DURING the great Depression in the United States, in the 1930s, unemployment was at an all-time high. But scores of accounts during those years tell of people's finding that prayer from the standpoint of Christian Science helped them immeasurably. Tough times were jarring them loose from comfortable hopes about a material existence. They were forced to depend on God to an extent they might never have expected.Their prayer actively affirmed God's total goodness and unbroken control of man and creation, and so they refused to be daunted by the obvious material evidence of what they lacked. The result again and again was that they were lifted out of a depressed state, mentally and financially. Their outlook changed from one of wondering where the next meal might be coming from to a new joy in being the children of God, who cares for His children and constantly supplies their needs. Hard times economically can be good times if they bring a reevaluation of our way of life, as individuals and as a society. We may become more honest about whether the values we say we believe in have actually been central in our actions and our lives. Such times can be the occasion for discovering the sheer necessity to us of God's reality. Prayer as understood in Christian Science isn't a matter of asking God for money or for a job or for better employment--any more than it is asking for physical health. Instead this prayer starts from the standpoint of God's, Spirit's, continuous government of man and creation and helps us accept more and more of the present existence of God's love and order--of what could be called His economy. It takes some discipline to adopt this viewpoint. A materialistic society, though it gives lip service to Go d, doesn't generally encourage us to believe in the abundance or equality of good. We can see, though, that a universe governed by divine Spirit, or Love, would be quite different from such materialistic impressions. Christ Jesus tells us we are in fact always in the presence of a loving Father. "All that I have is thine, Jesus in one of his parables describes such a father as saying. To accept this requires something of us--a really basic change of thought about both God and man. God naturally takes care of man, Jesus explains. It soon becomes apparent that far from being a passive way to live, this is a demanding discipline based on bringing oneself into line with divine Principle, which is Love. It requires givi ng up habits of thought and living that would get in the way of responding to God's already existing law and economy. For example, a tendency to put one's own supposed needs first is a blatant contradiction of the presence of the spiritual good that God supplies. This good that God gives is by no means thin, intangible, and unsatisfying. It is the one thing that is satisfying and fulfilling in our human experience. Mary Baker Eddy, the Discoverer and Founder of Christian Science, explains in Science and Health with Key to the Scriptures, "To the physical senses, the strict demands of Christian Science seem peremptory; but mortals are hastening to learn that Life is God, good, and that evil has in reality neither place nor power in the human or the divine econom y. Fuller acceptance of the fact that God, Spirit, is the source of our being enriches and enlarges our sense of living now. Because God is the Life of man, man by his very nature always expresses intelligence, productivity, and worth. If we are concerned about having enough, for ourselves or our world, it is time to learn more of the divine economy.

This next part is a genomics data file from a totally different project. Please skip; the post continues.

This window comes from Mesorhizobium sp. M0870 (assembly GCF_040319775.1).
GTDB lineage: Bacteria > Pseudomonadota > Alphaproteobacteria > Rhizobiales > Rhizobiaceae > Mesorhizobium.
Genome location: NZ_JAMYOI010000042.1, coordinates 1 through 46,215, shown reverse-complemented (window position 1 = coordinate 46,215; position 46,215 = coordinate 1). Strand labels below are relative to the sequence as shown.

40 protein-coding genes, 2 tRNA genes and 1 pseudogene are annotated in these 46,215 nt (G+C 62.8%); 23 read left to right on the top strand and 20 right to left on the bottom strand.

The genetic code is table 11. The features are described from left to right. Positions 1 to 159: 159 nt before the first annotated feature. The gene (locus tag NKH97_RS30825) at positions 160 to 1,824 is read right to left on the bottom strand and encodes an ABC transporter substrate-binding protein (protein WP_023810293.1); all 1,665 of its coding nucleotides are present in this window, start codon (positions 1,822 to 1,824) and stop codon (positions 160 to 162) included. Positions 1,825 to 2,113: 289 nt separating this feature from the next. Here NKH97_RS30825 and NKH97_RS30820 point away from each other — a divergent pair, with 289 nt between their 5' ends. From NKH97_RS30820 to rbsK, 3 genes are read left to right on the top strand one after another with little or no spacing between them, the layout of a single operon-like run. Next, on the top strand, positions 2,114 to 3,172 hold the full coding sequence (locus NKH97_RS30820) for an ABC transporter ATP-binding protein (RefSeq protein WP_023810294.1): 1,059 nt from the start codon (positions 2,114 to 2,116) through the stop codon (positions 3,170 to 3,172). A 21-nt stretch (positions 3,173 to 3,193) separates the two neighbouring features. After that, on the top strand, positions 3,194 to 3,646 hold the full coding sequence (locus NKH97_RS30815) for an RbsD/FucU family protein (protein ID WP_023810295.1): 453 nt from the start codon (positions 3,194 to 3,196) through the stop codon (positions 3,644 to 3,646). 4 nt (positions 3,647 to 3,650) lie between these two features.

This is a condensed version of an editorial that appeared in the June 17 issue of the Christian Science Sentinel.